Brenda S. McDaniel, Program Analyst, Personal Financial Readiness Program
(Military Community and Family Policy)
Maybe you picture long, sunny days spent fishing or gardening, spending more quality time with family and friends, or traveling to new places. Whatever your vision for your retirement, careful planning and disciplined saving can help make it a reality.
There are many paths to a comfortable and financially secure retirement, but whichever one you choose, the cardinal rule for retirement planning is to start early! Your retirement savings grow by compounding interest year after year. The earlier you start to save, the more time your money has to compound interest, and as the money in your account grows, its potential to earn even more interest on the increased amount grows as well.
Consider this example: a person who starts contributing $100 each month to a retirement account at age 20 and one who starts contributing $200 each month to an account with the same rate of return at age 40 will each have invested a total of $48,000 by the time they turn 60. But the one who started contributing earlier will have amassed a total of $351,428 compared to only $118,589 for the person who waited until age 40 to start contributing to his account!
Perhaps the most obvious retirement plan option for service members is the government-sponsored Thrift Savings Plan (TSP), similar to a private-sector 401(k). The TSP allows you to contribute a percentage of your pay (tax-deferred) to a retirement account that accumulates earnings over time. You have the option of contributing a percentage of your basic pay, incentive pay, or bonuses to the TSP, but to contribute any of your incentive pay or bonuses you must also contribute a portion of your basic pay.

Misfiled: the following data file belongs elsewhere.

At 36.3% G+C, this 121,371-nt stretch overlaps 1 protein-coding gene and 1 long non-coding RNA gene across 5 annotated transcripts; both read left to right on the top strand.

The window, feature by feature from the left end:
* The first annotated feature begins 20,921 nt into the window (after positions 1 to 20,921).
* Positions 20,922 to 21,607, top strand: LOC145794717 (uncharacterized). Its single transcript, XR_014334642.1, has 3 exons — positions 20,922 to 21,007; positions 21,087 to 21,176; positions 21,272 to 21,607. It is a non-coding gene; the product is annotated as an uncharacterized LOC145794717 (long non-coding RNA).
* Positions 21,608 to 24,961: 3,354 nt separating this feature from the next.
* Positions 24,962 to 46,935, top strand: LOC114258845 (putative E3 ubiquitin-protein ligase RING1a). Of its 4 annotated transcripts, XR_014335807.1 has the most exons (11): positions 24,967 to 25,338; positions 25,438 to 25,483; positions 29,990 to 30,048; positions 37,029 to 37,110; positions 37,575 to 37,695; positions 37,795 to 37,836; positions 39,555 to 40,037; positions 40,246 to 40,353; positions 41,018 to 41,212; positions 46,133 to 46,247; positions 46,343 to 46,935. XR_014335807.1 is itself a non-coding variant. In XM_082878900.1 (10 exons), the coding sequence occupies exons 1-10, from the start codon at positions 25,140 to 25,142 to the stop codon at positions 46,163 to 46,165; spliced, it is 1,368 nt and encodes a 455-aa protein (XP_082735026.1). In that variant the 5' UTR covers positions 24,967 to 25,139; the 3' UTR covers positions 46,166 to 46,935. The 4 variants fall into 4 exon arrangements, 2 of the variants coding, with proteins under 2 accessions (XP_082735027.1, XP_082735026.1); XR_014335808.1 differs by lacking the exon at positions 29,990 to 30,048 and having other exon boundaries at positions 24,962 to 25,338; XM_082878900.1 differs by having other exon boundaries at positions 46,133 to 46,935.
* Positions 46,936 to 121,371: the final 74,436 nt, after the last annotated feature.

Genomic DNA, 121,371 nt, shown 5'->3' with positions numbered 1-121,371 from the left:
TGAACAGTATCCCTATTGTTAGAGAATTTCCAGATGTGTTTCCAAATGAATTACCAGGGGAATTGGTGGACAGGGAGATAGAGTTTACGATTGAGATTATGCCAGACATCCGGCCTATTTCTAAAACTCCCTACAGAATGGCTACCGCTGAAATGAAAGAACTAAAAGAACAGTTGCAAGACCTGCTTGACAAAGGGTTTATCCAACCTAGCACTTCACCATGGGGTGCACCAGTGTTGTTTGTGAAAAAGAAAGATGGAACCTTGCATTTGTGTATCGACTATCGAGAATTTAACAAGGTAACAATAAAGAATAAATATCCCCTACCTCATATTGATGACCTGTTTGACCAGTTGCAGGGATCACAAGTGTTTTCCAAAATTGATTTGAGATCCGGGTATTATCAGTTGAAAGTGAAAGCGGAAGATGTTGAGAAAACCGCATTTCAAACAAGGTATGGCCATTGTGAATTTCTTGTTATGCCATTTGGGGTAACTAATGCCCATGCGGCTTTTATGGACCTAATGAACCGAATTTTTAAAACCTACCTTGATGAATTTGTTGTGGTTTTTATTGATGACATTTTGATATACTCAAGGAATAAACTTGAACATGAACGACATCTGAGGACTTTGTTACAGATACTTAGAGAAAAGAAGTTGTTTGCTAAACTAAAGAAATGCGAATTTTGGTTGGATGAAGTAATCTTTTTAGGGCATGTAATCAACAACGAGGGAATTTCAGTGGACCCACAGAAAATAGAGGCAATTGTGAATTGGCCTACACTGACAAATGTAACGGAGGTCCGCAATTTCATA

Service members who want to enroll in the program may do so at the TSP website, where you’ll also find additional information about the plan and tools to help you figure out which TSP fund is right for you, how much you can contribute, how much your savings will grow, and more.
Since you have access to a great retirement plan like TSP, be sure to make the most of it! The more you’re able to contribute to the plan now, the more time your money will have to compound interest and grow. If you aren’t contributing enough now to allow for a financially secure retirement, consider how you can cut your living expenses and redirect the savings to your TSP account or other savings or investment accounts.
Have you started saving for your retirement? Join the discussion and share your retirement savings ideas. The best retirement strategy is one that puts time on your side. Remember that the sooner you start saving, the easier it will be for you to build a retirement account that keeps you financially secure and enjoying life long after you stop working.